Friday, March 3rd, 2017
Sewer Gas — It Stinks!
In our 1920’s vintage home, we’re at peace with our vintage plumbing: everything above ground is new-ish; everything underground is cast iron, rusty, and likely broken in places that we can’t see. After 20+ years of peaceful coexistence, our basement drain recently decided to take our relationship to a new level. It burped up a wave of sewer gas that we could not ignore. Our beloved basement man-cave had become too stinky to enjoy.
What is Sewer Gas?
According to Wikipedia, “sewer gas is a complex mixture of toxic and nontoxic gases produced and collected in sewage systems by the decomposition of [sewage].” The actual gas portion may include hydrogen sulfide, ammonia, methane, esters, carbon monoxide, sulfur dioxide and nitrogen oxides. The stinky part is typically the hydrogen sulfide component.
Although unpleasant, common sewer gas smells from a basement drain are in low enough concentrations that they are generally not toxic. On the flip side, if one was compelled to enter the sewer for a closer look at the source of sewer gas, the chances of sewer gas poisoning are high. Tip: Stay out of the sewers.
How Does Sewer Gas Enter a Home?
Bad News: If you have a sewer gas issues, something is wrong. According to the “www.marionoh.us” web site, “the most common fault in the plumbing system is untrapped drains, especially floor drains in the basement or utility room.” Examining your floor drains for dry or damaged drain traps is a good starting point. If floor drains are seldom used, the water barrier that sits in the U-shaped trap can evaporate over time, letting sewer gas seep into your home. If you suspect this is the issue, pour a few gallons of water into the floor drain to re-fill the trap with water.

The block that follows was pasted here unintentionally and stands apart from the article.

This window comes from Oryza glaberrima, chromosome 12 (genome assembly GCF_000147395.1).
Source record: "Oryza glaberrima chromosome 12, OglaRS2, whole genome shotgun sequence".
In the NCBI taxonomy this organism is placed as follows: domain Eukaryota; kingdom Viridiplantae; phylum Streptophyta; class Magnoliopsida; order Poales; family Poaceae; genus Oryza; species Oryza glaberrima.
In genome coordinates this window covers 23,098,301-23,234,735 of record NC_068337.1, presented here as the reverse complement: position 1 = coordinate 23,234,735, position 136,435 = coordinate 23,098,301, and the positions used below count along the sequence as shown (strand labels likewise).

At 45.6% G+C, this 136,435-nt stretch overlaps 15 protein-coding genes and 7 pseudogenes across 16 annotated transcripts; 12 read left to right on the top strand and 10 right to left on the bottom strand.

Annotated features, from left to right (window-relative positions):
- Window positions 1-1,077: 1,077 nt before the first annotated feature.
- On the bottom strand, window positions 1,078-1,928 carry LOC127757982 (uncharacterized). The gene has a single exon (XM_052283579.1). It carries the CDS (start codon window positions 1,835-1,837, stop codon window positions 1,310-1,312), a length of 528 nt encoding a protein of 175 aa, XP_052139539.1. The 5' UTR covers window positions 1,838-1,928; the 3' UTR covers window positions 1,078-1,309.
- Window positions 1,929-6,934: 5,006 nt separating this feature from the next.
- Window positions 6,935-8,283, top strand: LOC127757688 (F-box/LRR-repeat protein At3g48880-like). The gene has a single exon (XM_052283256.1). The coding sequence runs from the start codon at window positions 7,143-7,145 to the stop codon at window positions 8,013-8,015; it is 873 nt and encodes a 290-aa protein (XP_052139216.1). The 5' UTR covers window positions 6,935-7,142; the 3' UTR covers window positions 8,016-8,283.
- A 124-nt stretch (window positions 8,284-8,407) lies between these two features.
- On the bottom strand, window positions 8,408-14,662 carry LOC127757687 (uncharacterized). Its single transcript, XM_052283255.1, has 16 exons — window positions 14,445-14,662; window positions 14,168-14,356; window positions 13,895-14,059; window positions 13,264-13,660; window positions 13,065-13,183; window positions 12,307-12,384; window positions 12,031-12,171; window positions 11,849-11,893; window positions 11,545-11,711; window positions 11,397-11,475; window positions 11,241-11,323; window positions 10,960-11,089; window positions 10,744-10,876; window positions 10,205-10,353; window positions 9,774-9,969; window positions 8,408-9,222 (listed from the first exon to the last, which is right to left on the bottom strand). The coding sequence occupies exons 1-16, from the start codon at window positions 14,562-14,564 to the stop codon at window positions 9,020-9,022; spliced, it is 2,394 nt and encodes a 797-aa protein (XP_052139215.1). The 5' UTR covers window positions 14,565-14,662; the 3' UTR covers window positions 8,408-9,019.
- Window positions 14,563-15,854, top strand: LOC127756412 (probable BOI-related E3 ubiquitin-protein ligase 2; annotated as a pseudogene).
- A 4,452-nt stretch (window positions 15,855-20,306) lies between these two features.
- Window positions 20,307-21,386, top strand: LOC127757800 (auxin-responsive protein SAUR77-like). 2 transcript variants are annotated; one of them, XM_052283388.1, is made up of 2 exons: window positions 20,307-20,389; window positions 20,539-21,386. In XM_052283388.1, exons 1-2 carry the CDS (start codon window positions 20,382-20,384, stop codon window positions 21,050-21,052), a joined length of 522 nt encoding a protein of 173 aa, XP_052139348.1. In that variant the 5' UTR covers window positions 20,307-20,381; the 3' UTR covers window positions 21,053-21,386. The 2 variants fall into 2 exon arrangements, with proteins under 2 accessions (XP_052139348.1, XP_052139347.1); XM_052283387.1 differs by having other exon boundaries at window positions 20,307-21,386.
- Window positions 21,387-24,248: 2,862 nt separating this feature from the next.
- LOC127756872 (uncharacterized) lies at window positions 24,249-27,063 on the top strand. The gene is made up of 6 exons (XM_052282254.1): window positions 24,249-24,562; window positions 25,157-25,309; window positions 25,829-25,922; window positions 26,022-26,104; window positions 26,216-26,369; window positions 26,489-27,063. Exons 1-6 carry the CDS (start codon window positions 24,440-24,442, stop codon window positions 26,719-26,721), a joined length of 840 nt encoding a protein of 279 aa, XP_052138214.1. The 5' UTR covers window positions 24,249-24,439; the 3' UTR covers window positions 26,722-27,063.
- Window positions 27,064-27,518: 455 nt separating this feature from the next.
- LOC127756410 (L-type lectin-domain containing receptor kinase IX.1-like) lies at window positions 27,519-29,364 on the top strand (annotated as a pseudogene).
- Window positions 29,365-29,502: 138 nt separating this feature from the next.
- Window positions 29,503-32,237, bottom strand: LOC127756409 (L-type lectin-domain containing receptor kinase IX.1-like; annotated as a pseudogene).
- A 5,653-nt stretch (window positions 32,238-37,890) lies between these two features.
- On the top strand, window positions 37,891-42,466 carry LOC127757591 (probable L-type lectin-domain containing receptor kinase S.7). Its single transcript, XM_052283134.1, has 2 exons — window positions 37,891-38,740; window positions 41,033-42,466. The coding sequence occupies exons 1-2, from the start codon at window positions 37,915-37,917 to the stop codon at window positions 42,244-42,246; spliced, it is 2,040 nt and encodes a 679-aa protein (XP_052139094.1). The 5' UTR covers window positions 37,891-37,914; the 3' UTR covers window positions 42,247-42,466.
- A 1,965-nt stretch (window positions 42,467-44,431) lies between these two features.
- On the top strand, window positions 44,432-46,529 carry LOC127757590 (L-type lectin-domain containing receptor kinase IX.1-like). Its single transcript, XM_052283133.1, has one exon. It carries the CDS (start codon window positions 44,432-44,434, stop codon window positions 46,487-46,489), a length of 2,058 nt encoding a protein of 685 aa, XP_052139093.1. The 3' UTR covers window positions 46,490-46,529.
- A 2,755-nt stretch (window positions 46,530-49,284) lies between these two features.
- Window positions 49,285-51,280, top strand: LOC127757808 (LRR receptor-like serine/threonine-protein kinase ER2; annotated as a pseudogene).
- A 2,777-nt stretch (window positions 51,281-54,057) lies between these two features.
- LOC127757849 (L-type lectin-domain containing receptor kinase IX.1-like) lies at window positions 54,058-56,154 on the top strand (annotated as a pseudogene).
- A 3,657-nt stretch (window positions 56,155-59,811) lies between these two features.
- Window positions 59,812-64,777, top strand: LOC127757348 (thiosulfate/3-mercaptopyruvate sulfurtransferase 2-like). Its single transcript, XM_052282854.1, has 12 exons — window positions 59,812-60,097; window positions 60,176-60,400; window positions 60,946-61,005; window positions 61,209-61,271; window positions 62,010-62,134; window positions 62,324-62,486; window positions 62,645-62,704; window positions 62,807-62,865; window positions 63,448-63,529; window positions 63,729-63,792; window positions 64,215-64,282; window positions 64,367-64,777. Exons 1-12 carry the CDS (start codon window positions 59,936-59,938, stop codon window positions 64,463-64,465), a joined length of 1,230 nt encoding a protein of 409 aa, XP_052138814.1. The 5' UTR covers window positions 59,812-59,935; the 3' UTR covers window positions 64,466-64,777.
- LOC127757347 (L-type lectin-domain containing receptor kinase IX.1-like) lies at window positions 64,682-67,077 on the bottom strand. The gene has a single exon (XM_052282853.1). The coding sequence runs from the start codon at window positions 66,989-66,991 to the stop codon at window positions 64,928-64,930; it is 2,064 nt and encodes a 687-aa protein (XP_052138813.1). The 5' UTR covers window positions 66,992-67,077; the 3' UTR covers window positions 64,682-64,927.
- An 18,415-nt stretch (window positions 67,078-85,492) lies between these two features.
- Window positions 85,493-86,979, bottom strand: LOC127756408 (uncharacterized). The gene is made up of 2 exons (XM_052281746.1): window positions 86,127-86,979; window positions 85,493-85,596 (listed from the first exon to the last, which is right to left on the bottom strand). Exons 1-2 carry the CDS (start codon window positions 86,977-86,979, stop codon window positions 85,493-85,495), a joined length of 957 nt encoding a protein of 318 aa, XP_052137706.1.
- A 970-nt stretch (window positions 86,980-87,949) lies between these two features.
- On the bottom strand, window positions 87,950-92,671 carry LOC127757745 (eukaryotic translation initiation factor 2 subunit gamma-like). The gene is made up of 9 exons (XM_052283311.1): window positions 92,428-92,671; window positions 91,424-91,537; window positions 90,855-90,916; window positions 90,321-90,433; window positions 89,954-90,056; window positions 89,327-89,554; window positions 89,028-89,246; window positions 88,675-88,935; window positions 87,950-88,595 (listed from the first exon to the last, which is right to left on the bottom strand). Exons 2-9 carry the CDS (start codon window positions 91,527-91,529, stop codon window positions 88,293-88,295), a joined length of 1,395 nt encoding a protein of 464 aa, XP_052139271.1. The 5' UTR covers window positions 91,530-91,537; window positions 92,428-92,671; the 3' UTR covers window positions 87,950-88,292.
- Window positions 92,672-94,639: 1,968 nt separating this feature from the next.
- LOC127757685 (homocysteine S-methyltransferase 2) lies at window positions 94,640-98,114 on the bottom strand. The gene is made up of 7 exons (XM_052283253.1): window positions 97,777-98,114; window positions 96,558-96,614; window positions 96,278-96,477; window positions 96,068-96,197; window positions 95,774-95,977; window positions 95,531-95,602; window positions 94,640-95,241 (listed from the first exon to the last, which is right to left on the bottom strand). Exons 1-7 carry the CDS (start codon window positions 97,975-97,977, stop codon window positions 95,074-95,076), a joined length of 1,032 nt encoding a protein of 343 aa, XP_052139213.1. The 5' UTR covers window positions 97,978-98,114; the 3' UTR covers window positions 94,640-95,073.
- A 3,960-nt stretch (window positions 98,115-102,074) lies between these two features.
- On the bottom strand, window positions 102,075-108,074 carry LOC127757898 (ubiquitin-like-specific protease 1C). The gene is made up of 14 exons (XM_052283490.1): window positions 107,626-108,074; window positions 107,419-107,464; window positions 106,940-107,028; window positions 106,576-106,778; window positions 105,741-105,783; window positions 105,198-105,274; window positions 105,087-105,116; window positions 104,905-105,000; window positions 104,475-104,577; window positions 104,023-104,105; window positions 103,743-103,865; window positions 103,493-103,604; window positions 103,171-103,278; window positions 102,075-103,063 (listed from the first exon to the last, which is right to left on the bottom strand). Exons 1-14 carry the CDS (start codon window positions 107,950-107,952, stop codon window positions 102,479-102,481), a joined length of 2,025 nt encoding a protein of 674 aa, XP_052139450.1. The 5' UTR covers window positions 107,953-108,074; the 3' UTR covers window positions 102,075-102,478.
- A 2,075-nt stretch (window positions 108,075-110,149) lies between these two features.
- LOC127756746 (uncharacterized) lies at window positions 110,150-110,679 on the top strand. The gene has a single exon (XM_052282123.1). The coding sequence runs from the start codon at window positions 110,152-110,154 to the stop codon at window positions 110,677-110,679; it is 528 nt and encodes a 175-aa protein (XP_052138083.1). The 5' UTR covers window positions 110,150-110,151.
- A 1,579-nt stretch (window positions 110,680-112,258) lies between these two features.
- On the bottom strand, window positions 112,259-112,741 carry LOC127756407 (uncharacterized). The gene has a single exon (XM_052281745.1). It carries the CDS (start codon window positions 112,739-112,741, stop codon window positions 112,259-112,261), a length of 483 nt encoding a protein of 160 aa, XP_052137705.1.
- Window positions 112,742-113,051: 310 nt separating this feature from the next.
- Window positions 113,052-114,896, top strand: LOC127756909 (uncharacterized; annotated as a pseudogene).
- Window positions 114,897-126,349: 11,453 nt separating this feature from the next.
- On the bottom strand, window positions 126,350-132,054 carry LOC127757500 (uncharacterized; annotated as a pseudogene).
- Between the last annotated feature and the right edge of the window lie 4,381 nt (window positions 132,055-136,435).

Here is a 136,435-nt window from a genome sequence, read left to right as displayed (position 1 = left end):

If the smells persist, it’s possible the drain line/drain tile is damaged. A reputable plumber can assist in identifying the source of the sewer gas.
How Do You Get Rid of Sewer Gas?
In our case, our cast iron basement floor drain had rusted away (it’s over 90 years old). We installed a new, PVC trap (available from the big-box hardware store) and filled it with water, to create the water barrier in the trap itself. We’re a month into the repair and the new PVC trap seems to be working well. We were lucky – we rarely use our floor drain and we could see that the trap had rusted through. The repair was straightforward and a good fit for a DIY approach.
Water You Waiting For?
If you are noticing sewer gas smells in your around your floor drains, an inspection by a trained plumber is worthwhile. Ray and his team of plumbing professionals are at the ready and there’s never a service fee just to come to your home. Call today for more information – (513) 396-5300. If repairs are required, discount coupons may apply – visit our website for details: http://alliedreddirooter.com/.